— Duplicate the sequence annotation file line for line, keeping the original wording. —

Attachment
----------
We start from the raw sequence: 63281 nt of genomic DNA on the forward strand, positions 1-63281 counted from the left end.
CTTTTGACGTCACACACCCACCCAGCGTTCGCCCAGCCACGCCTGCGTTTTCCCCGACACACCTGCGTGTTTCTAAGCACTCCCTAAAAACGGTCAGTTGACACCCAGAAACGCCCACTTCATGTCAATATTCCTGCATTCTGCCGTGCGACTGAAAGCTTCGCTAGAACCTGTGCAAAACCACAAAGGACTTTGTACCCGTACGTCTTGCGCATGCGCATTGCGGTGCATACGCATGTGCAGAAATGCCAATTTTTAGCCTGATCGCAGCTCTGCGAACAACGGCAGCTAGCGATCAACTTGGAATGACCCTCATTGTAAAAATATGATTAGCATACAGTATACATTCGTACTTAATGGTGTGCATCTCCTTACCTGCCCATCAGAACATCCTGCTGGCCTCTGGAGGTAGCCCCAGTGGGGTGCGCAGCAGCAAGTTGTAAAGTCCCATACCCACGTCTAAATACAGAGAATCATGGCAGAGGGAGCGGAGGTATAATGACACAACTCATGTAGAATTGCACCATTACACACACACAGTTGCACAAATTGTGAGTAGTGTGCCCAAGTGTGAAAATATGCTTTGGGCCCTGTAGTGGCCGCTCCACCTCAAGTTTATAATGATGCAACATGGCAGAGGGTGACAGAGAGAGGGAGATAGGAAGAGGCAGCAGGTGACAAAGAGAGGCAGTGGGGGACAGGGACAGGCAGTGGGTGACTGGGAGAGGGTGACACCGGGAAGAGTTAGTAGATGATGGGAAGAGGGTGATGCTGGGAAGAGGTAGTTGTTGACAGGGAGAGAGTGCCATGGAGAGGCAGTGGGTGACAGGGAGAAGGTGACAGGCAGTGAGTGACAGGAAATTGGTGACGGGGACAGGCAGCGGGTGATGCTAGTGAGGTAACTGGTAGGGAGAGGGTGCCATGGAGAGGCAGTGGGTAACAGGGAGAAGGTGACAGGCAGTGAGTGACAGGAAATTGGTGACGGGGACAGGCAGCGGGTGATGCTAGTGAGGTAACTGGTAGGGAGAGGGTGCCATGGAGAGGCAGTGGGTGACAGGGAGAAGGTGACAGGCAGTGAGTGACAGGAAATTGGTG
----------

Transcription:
We start from the raw sequence: 63281 nt of genomic DNA on the forward strand, positions 1-63281 counted from the left end.
CTTTTGACGTCACACACCCACCCAGCGTTCGCCCAGCCACGCCTGCGTTTTCCCCGACACACCTGCGTGTTTCTAAGCACTCCCTAAAAACGGTCAGTTGACACCCAGAAACGCCCACTTCATGTCAATATTCCTGCATTCTGCCGTGCGACTGAAAGCTTCGCTAGAACCTGTGCAAAACCACAAAGGACTTTGTACCCGTACGTCTTGCGCATGCGCATTGCGGTGCATACGCATGTGCAGAAATGCCAATTTTTAGCCTGATCGCAGCTCTGCGAACAACGGCAGCTAGCGATCAACTTGGAATGACCCTCATTGTAAAAATATGATTAGCATACAGTATACATTCGTACTTAATGGTGTGCATCTCCTTACCTGCCCATCAGAACATCCTGCTGGCCTCTGGAGGTAGCCCCAGTGGGGTGCGCAGCAGCAAGTTGTAAAGTCCCATACCCACGTCTAAATACAGAGAATCATGGCAGAGGGAGCGGAGGTATAATGACACAACTCATGTAGAATTGCACCATTACACACACACAGTTGCACAAATTGTGAGTAGTGTGCCCAAGTGTGAAAATATGCTTTGGGCCCTGTAGTGGCCGCTCCACCTCAAGTTTATAATGATGCAACATGGCAGAGGGTGACAGAGAGAGGGAGATAGGAAGAGGCAGCAGGTGACAAAGAGAGGCAGTGGGGGACAGGGACAGGCAGTGGGTGACTGGGAGAGGGTGACACCGGGAAGAGTTAGTAGATGATGGGAAGAGGGTGATGCTGGGAAGAGGTAGTTGTTGACAGGGAGAGAGTGCCATGGAGAGGCAGTGGGTGACAGGGAGAAGGTGACAGGCAGTGAGTGACAGGAAATTGGTGACGGGGACAGGCAGCGGGTGATGCTAGTGAGGTAACTGGTAGGGAGAGGGTGCCATGGAGAGGCAGTGGGTAACAGGGAGAAGGTGACAGGCAGTGAGTGACAGGAAATTGGTGACGGGGACAGGCAGCGGGTGATGCTAGTGAGGTAACTGGTAGGGAGAGGGTGCCATGGAGAGGCAGTGGGTGACAGGGAGAAGGTGACAGGCAGTGAGTGACAGGAAATTGGTG